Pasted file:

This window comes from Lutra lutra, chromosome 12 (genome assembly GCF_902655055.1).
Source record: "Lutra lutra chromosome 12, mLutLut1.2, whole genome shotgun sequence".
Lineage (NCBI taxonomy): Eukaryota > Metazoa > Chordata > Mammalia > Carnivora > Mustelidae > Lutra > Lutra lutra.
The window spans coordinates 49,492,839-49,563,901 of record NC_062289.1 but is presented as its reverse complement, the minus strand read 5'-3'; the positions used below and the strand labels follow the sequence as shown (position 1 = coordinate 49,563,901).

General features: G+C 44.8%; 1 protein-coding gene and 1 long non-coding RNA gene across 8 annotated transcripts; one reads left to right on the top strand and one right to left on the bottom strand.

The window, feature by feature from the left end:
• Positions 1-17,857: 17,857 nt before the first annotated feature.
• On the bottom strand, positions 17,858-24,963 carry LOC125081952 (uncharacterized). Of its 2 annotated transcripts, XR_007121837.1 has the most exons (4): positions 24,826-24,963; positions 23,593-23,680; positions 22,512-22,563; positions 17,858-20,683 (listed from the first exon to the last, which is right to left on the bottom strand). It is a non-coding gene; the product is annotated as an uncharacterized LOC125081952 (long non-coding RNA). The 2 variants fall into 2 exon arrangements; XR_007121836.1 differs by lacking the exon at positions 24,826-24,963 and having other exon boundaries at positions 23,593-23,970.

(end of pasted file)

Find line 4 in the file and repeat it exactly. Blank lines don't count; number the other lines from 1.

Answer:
The window spans coordinates 49,492,839-49,563,901 of record NC_062289.1 but is presented as its reverse complement, the minus strand read 5'-3'; the positions used below and the strand labels follow the sequence as shown (position 1 = coordinate 49,563,901).